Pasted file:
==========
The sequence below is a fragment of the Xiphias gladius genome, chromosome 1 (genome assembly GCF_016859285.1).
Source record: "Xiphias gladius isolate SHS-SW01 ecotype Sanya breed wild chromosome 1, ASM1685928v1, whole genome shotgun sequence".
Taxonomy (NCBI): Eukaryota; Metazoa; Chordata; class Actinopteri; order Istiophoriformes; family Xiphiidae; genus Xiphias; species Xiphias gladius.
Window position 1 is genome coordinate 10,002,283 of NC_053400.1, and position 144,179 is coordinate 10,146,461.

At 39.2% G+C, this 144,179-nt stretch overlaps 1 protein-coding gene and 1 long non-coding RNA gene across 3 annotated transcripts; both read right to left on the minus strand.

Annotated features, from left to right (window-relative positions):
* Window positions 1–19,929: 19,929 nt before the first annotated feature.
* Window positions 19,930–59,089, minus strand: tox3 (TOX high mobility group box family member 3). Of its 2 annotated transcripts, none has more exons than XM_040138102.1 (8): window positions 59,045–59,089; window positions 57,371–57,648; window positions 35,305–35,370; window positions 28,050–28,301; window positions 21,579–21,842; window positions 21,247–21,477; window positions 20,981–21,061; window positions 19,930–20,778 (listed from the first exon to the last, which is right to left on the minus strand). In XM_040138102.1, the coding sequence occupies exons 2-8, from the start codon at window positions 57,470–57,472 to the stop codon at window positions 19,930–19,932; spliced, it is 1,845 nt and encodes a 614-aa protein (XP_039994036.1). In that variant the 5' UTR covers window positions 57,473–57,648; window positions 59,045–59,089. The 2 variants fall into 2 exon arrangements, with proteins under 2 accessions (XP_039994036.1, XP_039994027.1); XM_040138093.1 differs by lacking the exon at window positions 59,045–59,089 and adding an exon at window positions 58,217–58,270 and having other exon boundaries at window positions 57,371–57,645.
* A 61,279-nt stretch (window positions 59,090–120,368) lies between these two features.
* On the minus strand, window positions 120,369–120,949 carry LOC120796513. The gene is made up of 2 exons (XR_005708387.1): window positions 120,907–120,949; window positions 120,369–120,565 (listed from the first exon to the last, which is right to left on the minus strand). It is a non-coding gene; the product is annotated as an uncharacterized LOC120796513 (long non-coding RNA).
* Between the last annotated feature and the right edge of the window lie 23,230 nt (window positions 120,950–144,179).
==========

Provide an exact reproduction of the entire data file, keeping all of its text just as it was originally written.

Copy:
The sequence below is a fragment of the Xiphias gladius genome, chromosome 1 (genome assembly GCF_016859285.1).
Source record: "Xiphias gladius isolate SHS-SW01 ecotype Sanya breed wild chromosome 1, ASM1685928v1, whole genome shotgun sequence".
Taxonomy (NCBI): Eukaryota; Metazoa; Chordata; class Actinopteri; order Istiophoriformes; family Xiphiidae; genus Xiphias; species Xiphias gladius.
Window position 1 is genome coordinate 10,002,283 of NC_053400.1, and position 144,179 is coordinate 10,146,461.

At 39.2% G+C, this 144,179-nt stretch overlaps 1 protein-coding gene and 1 long non-coding RNA gene across 3 annotated transcripts; both read right to left on the minus strand.

Annotated features, from left to right (window-relative positions):
* Window positions 1–19,929: 19,929 nt before the first annotated feature.
* Window positions 19,930–59,089, minus strand: tox3 (TOX high mobility group box family member 3). Of its 2 annotated transcripts, none has more exons than XM_040138102.1 (8): window positions 59,045–59,089; window positions 57,371–57,648; window positions 35,305–35,370; window positions 28,050–28,301; window positions 21,579–21,842; window positions 21,247–21,477; window positions 20,981–21,061; window positions 19,930–20,778 (listed from the first exon to the last, which is right to left on the minus strand). In XM_040138102.1, the coding sequence occupies exons 2-8, from the start codon at window positions 57,470–57,472 to the stop codon at window positions 19,930–19,932; spliced, it is 1,845 nt and encodes a 614-aa protein (XP_039994036.1). In that variant the 5' UTR covers window positions 57,473–57,648; window positions 59,045–59,089. The 2 variants fall into 2 exon arrangements, with proteins under 2 accessions (XP_039994036.1, XP_039994027.1); XM_040138093.1 differs by lacking the exon at window positions 59,045–59,089 and adding an exon at window positions 58,217–58,270 and having other exon boundaries at window positions 57,371–57,645.
* A 61,279-nt stretch (window positions 59,090–120,368) lies between these two features.
* On the minus strand, window positions 120,369–120,949 carry LOC120796513. The gene is made up of 2 exons (XR_005708387.1): window positions 120,907–120,949; window positions 120,369–120,565 (listed from the first exon to the last, which is right to left on the minus strand). It is a non-coding gene; the product is annotated as an uncharacterized LOC120796513 (long non-coding RNA).
* Between the last annotated feature and the right edge of the window lie 23,230 nt (window positions 120,950–144,179).